Crude oil markets start the trading in 2019 with a decline of more than 1.5%, negatively impacted by the rising US mining and fears of a slowdown in the global economy. At the same time, production activity in China, which is the world’s largest oil importer, is shrinking.
Brent oil futures fell by 0.81 USD, or 1.51%, to 52.99 USD per barrel, while the US crude oil WTI dropped by 0.73 USD, or 1.61%, to 44.68 USD per barrel.
On the physical oil markets, Dubai’s crude oil was traded for an average of 57.318 USD per barrel in December, which is the lowest value since October 2017.
Similarly, Malaysia’s Petronas set the official selling price of a basket of December-loading Malaysian crude grades at 62.79 USD per barrel, the lowest since October 2017, the state oil firm said on Wednesday.
According to traders, the futures prices are falling due to oversupply expectations against the rising US oil production and fears of a slowdown in the global economy.
The production activity in December has weakened in Asia, including in China, as the Sino-American trade war and the slowdown in China’s demand has struck production in most economies. This is a tough start of the new year for the fastest-growing region in the world.
The crude oil prices ended in 2018 with declines for the first time since 2015 after a volatile fourth quarter, during which a number of buyers left the market due to mounting fears of oversupply and mixed signals about renewed US sanctions against Iran.
For the year, the futures on WTI collapsed by almost 25%, while the Brent variety wiped out almost 20%.
The prospects for 2019 are also quite uncertain, according to the analysts, including business concerns over the US-China conflict and Brexit, as well as political instability in the Middle East.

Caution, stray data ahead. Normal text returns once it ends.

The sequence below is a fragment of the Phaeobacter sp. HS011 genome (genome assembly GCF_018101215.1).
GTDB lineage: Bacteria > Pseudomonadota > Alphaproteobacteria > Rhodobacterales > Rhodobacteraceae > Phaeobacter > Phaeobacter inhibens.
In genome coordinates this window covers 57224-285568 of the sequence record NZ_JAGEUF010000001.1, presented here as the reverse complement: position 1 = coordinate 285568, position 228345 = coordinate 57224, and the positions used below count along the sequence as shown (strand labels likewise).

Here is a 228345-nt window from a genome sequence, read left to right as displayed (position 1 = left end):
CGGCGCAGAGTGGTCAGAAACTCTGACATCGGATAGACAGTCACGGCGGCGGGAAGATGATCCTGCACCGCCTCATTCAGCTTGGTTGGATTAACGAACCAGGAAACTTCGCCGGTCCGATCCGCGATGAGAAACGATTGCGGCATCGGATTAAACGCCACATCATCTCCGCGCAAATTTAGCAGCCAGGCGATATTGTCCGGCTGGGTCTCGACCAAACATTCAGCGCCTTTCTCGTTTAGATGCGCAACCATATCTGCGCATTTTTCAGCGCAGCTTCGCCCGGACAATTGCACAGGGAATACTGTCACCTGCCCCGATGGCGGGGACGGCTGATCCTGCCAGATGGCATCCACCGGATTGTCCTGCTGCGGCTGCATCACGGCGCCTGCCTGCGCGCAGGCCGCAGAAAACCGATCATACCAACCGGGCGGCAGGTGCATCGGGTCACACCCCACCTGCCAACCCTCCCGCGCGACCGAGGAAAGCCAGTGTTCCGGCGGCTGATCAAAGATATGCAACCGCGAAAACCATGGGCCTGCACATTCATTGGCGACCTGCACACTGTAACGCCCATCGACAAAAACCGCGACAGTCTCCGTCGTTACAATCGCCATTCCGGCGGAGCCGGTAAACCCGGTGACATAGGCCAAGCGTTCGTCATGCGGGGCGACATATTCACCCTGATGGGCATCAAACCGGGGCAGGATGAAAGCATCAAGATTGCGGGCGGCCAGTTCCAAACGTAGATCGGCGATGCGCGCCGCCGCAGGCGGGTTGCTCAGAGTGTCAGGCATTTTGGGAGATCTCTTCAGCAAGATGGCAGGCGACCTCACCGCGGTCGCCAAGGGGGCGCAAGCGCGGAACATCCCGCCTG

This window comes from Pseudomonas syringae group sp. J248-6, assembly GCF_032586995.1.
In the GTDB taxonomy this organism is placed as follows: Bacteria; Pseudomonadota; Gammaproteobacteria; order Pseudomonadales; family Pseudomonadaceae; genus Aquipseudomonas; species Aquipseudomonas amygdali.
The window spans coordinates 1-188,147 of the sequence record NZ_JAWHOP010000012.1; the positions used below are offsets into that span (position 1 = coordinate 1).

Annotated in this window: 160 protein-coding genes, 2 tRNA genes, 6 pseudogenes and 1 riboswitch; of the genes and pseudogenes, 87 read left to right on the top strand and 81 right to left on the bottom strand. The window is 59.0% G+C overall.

According to the latest poll among market participants, the crude oil prices are expected to trade below 70 USD per barrel in 2019.
In terms of production, all eyes will be on the growing US production and the OPEC+ quota deal.
If the Organization of the Petroleum Exporting Countries (OPEC) does not follow through with its commitment to reduce oil production throughout this year, Brent crude prices could struggle to rise.
In recent months, the Saudis increased production by more than 1 million barrels per day. Now, the kingdom will aim to cut about 900,000 barrels per day in just two months. With oil prices struggling, some have said the kingdom needs Brent crude to rise significantly to balance its budget.
US crude oil production
Last year, the US crude oil output hit an all-time high of more than 11.5 million barrels per day. The mining rose to 4.7 million barrels per day in Texas, 1.37 million barrels per day in North Dakota and 772,000 barrels per day in New Mexico. Output in the offshore Gulf of Mexico fell to 1.74 million barrels per day.
Weekly data, which is more open to revisions, was reported last week at 11.7 million barrels per day in late December by the EIA.
The shale producers must not be underestimated and the wider US oil industry in general. Too often this year the market pushed stories (pipelines, frack crews, truck drivers, etc.), yet US oil production will have grown by a massive 2+ million barrels per day between 1.1.2018 and 1.1.2019.